Mangoes continue to surprise and delight me. They are a lot like people. Whenever I think I know something about them, they prove me wrong. Things that grow are complex by nature, and taking a cookie cutter approach to defining them always fails.
As I proceed on my mango-centric food education mission, I have a responsibility to admit when I am wrong and when I too am guilty of being “scripted” along the way.
As we soar into August we typically roll out of the long Mexican mango season. Some years the period winds down at the beginning or middle of August, and some others go through until the beginning of September. This season the latter is expected, it starts as far down as Chiapas and slowly makes its way up Mexico’s tropical Pacific coast, through Oaxaca, Michoacán, Jalisco, Nayarit, Baja and Sinaloa, with a grand finale in Los Mochis. The Keitt, a late-season cultivar originating in Florida from a Mulgoba seed, is most predominant in Sinaloa’s northern production. We also see a significant amount of this cultivar in the Rosario and Los Mochis areas of Sinaloa, which is the only mainland USDA NO TREATMENT zone for all imported mangoes into the USA (due to the area being declared a fruit fly-free zone by USDA). Its trees tend to tower on average at about 60 feet high. These large trees produce gigantic mangoes by comparison to others that we see in North & South America: if the average mango is a size 9cnt, the average Keitt comes in at about a 6cnt. Mangoes are sized for the USA/Canadian marketplace as a count in a 4Kg box, so a size 9cnt mango would weigh about a pound and a size 6cnt would weigh about a pound and half.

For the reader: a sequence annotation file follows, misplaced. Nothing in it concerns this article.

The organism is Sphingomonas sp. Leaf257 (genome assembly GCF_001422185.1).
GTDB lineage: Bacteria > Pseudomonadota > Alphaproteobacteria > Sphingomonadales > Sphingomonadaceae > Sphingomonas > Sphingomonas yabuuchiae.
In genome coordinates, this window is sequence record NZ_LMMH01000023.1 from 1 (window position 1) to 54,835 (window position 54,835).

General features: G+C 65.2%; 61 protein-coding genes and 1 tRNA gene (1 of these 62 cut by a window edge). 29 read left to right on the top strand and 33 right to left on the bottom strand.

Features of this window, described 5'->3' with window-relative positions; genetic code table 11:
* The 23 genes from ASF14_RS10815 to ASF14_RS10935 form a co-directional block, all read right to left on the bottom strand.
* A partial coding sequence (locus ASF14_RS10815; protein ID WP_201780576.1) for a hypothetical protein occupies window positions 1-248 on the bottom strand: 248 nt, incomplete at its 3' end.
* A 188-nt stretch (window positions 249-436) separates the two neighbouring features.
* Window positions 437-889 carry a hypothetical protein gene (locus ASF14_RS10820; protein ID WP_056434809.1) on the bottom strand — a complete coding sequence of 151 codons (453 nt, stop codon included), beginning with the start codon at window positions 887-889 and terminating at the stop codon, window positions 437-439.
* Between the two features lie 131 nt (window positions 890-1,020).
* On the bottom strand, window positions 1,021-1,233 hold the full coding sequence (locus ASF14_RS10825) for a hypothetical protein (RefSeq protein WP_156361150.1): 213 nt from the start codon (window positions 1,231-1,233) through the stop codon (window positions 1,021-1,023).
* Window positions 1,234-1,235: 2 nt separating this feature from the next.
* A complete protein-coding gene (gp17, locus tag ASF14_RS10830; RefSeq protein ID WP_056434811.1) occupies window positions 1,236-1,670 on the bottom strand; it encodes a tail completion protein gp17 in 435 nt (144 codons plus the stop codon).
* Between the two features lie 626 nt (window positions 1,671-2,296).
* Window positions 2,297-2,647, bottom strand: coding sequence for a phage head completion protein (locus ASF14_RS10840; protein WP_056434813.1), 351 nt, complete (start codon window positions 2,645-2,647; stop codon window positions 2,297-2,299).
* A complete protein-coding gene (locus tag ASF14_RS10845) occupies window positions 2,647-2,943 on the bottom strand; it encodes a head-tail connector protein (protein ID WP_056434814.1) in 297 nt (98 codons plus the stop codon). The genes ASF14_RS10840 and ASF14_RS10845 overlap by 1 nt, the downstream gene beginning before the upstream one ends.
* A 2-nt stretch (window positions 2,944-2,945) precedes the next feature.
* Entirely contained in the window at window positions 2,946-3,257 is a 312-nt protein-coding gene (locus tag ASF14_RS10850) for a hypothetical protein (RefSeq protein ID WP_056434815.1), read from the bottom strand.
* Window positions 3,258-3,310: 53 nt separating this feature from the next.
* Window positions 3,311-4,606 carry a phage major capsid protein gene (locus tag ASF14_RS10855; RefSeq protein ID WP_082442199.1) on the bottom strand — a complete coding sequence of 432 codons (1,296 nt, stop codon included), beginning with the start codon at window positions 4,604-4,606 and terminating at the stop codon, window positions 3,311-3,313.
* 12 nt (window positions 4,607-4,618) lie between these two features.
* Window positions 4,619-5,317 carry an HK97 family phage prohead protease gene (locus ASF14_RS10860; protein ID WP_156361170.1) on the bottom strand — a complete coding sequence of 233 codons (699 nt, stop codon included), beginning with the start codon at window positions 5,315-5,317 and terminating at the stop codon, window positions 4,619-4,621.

Under The Mango Tree is a sweet spot, where I, a long time mango industry crackerjack, share everything I know. A place to find mango centric, agricultural, food and culture knowledge and a few juicy industry secrets and lies.